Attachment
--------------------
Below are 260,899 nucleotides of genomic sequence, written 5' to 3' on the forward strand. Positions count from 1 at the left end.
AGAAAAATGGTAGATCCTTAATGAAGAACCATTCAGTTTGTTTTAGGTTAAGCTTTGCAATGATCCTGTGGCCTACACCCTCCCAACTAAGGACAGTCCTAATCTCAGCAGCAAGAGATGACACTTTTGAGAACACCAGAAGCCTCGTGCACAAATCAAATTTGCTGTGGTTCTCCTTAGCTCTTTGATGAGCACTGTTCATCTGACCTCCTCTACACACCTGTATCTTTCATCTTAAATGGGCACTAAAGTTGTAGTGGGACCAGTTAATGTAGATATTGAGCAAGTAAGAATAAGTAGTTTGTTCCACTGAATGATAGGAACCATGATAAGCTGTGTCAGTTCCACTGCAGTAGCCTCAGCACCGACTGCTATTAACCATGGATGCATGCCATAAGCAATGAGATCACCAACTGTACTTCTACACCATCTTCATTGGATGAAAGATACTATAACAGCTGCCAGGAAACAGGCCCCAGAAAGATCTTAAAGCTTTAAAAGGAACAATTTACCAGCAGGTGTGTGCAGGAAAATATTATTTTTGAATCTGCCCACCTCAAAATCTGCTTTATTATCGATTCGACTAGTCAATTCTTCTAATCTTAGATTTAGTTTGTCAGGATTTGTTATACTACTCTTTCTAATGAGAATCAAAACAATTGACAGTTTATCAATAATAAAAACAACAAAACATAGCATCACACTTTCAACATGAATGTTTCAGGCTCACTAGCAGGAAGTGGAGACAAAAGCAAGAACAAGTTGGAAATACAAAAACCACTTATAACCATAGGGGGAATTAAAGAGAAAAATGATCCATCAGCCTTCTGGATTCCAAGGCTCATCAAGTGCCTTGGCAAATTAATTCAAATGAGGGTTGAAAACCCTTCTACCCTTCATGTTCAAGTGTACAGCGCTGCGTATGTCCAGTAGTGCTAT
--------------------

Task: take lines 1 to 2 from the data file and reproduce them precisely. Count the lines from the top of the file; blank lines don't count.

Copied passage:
Below are 260,899 nucleotides of genomic sequence, written 5' to 3' on the forward strand. Positions count from 1 at the left end.
AGAAAAATGGTAGATCCTTAATGAAGAACCATTCAGTTTGTTTTAGGTTAAGCTTTGCAATGATCCTGTGGCCTACACCCTCCCAACTAAGGACAGTCCTAATCTCAGCAGCAAGAGATGACACTTTTGAGAACACCAGAAGCCTCGTGCACAAATCAAATTTGCTGTGGTTCTCCTTAGCTCTTTGATGAGCACTGTTCATCTGACCTCCTCTACACACCTGTATCTTTCATCTTAAATGGGCACTAAAGTTGTAGTGGGACCAGTTAATGTAGATATTGAGCAAGTAAGAATAAGTAGTTTGTTCCACTGAATGATAGGAACCATGATAAGCTGTGTCAGTTCCACTGCAGTAGCCTCAGCACCGACTGCTATTAACCATGGATGCATGCCATAAGCAATGAGATCACCAACTGTACTTCTACACCATCTTCATTGGATGAAAGATACTATAACAGCTGCCAGGAAACAGGCCCCAGAAAGATCTTAAAGCTTTAAAAGGAACAATTTACCAGCAGGTGTGTGCAGGAAAATATTATTTTTGAATCTGCCCACCTCAAAATCTGCTTTATTATCGATTCGACTAGTCAATTCTTCTAATCTTAGATTTAGTTTGTCAGGATTTGTTATACTACTCTTTCTAATGAGAATCAAAACAATTGACAGTTTATCAATAATAAAAACAACAAAACATAGCATCACACTTTCAACATGAATGTTTCAGGCTCACTAGCAGGAAGTGGAGACAAAAGCAAGAACAAGTTGGAAATACAAAAACCACTTATAACCATAGGGGGAATTAAAGAGAAAAATGATCCATCAGCCTTCTGGATTCCAAGGCTCATCAAGTGCCTTGGCAAATTAATTCAAATGAGGGTTGAAAACCCTTCTACCCTTCATGTTCAAGTGTACAGCGCTGCGTATGTCCAGTAGTGCTAT